What shows a great coach? This is a very difficult question with no final answer. The different answers are depending on the culture and the personality. In this post I will try to write, what I think is a great coach.
Here are the areas to be discussed in this article:
I think a coach must always be prepared for training and matches. When I was a player, I have had a lot of different coaches. Common to all the great ones were, that they were always prepared and had clear plan to work after in training and matches. The bad coaches were the opposite, they just showed up and were rarely prepared and also not very involved.
I myself use a lot of time to prepare training, so there is a ”red” line in the training, which stick to the training session’s theme, which again is based on the playing style.
I also prepare the staff and the players for every match. If you have time to go and watch your opponents, I recommend that you do it and take some notes about them, while you are there.
Good preparation also affect the players. They can see, that you are involved and engaged. I think that it makes each player think ”I also have to be engaged, like my coach”.
Especially when you coach youth players, you must act as a role model for the youngsters. They have to have a person, that they feel they can go to and also look up to.
I have played against youth teams at U14 level, that had coaches, who were shouting at them and used not so ”clean” words. This affected the players and when they got behind, they started to quarrel on the pitch. Also coaches who always shout at the referee will get players doing the same on the pitch.
Respect is the keyword, I think. You must respect all other people around you. Otherwise you won’t accomplish your mission.
”Be how you want your players to be.”
Every serious coach no matter youth or senior level must have clear playing style, which they want to make their team play after.
You must know, how you want to defend and attack as a team. Transitions are also very important in the game. The seconds after you win or loose the ball can decide a match.
Every player in the team must also know their roles in the team and regarding to the playing style. You must make clear to every player, what his tasks are.
I have a clear playing style, that I want my team to play after. I have written it down in document and after every season, I review it and try to find ways to improve it.
How do you want to play out from the back (if that is your style)?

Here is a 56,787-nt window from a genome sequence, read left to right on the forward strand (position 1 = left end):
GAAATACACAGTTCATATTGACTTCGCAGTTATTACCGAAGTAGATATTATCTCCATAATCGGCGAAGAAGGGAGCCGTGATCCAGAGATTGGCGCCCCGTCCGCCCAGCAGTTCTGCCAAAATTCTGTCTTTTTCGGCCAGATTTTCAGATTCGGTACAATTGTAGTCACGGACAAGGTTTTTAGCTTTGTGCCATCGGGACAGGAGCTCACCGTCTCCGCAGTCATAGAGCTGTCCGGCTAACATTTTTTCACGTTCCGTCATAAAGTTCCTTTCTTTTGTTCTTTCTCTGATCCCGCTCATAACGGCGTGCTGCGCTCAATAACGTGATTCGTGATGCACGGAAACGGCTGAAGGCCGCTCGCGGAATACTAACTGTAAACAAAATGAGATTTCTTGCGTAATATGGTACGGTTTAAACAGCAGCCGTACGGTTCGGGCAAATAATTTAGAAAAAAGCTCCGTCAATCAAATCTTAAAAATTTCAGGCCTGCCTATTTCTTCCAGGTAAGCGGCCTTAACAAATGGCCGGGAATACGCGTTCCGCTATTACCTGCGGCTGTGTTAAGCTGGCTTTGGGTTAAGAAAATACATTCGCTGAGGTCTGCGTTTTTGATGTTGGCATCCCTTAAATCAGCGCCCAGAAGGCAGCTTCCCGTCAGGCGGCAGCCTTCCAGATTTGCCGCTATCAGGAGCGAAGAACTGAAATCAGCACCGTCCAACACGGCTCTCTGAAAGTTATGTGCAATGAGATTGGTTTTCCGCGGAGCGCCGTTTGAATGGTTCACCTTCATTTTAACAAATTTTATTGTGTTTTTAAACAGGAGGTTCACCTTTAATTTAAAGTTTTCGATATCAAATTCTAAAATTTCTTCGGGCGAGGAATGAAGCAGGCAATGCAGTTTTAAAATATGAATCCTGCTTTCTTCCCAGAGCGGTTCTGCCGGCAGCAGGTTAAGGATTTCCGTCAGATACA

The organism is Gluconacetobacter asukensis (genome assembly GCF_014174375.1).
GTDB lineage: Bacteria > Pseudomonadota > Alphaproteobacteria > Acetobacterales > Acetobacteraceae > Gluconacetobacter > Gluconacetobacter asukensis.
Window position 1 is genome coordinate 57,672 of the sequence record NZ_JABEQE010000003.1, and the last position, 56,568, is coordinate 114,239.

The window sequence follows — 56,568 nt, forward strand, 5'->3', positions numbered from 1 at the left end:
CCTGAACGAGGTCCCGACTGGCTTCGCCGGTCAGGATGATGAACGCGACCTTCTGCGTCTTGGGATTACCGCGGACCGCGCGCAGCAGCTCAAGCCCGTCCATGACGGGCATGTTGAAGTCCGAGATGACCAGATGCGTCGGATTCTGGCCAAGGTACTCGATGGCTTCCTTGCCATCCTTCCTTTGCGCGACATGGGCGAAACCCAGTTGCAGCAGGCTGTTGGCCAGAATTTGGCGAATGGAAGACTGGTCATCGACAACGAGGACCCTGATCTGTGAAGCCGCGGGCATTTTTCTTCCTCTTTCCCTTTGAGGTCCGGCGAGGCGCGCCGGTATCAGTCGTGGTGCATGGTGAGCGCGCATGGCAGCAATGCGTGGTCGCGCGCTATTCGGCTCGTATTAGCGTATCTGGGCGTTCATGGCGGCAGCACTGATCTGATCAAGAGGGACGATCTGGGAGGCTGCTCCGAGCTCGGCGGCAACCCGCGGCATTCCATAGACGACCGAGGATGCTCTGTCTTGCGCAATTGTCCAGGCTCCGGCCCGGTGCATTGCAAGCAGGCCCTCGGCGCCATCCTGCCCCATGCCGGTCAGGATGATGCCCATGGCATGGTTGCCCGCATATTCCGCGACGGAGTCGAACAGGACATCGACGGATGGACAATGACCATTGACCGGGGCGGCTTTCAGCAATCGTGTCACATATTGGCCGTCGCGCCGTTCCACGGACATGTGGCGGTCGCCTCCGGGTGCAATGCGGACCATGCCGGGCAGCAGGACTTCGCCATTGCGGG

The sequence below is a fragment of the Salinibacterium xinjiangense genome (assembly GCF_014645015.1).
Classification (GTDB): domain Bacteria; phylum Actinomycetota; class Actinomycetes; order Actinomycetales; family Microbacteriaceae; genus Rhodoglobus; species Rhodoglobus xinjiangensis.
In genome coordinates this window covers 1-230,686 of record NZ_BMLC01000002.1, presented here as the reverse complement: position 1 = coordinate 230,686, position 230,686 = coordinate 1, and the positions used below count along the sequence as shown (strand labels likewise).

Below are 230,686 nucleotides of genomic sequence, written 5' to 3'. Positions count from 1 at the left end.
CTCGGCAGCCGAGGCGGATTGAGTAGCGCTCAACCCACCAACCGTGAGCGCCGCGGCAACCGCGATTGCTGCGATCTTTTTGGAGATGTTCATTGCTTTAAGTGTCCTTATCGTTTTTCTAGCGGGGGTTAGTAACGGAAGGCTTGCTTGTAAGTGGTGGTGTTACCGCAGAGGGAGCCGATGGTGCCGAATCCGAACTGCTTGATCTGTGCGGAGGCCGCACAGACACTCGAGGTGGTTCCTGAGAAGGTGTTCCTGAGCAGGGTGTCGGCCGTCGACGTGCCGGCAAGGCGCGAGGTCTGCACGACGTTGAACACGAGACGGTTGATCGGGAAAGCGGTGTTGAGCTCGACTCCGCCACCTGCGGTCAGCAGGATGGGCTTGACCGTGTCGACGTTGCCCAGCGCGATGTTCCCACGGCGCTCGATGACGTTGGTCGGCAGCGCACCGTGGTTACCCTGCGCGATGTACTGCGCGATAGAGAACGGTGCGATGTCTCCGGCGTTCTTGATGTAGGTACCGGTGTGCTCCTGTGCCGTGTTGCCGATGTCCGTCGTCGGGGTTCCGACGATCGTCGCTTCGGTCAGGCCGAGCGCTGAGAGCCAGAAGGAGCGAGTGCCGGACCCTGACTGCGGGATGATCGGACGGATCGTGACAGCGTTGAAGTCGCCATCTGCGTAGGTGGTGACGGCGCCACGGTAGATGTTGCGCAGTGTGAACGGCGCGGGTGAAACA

How do you want to defend corner kicks?
How do you want to create scoring opportunities from the wings?
How do you want to create scoring opportunities from the center?
Where do you want to win the ball back (all over the pitch or maybe in specific zones)?
How do you want to defend (high/medium or low pressure, Marking (zonal, man or combi etc.)
How do you want to act the time you win the ball or loose the ball?
Once you got a playing style, then it will be much easier to plan training, because you always use your playing style to plan the training from.
”If you don’t know how you want to play, how should your players then?”
I think that every coach should have a preferred methodology to coach after. The great coaches have, like Mourinho, he uses the global methodology (try Google it).
Do you want a lot functional training? I think it depends on the level you are coaching. U10 need a lot more functional training than U17. They need more tactical.
I prefer to coach after the global methodology, but combined with the functional methodology. To me it is important, that we practice every aspects of the games through games, both SSG and 11v11.
Another good experience I have also made so far is, that I have a clear structure for my session. When we practice 2 hours, then I structure my training one way and when we practice 1,5 hours I structure it in another way.
This also make the players comfortable, because they quickly notice the structure for a session.
Also don’t try to impress your players with new fancy drills every session, just to show them that you have a huge repertoire. Stick to your playing style and develop effective drills to implement the style.
Every misunderstanding is caused by bad communication between the involved persons. Therefore communication skills are very important, if you want to get your message through to the players or the club.
I have been at a club, where communication was bad. A single person or small groups where communicating differently about the same things at the club. That led to a lot of frustration and confusion among the coaches, parents and other members of the club.
So communicate precisely because not every person interpreters your words or sentences in the same way. And be sure that your message was delivered correctly. This is also the case when practicing/coaching on the pitch and guiding in matches.
No matter what club I work for, I always give my best to be like, I described in this article.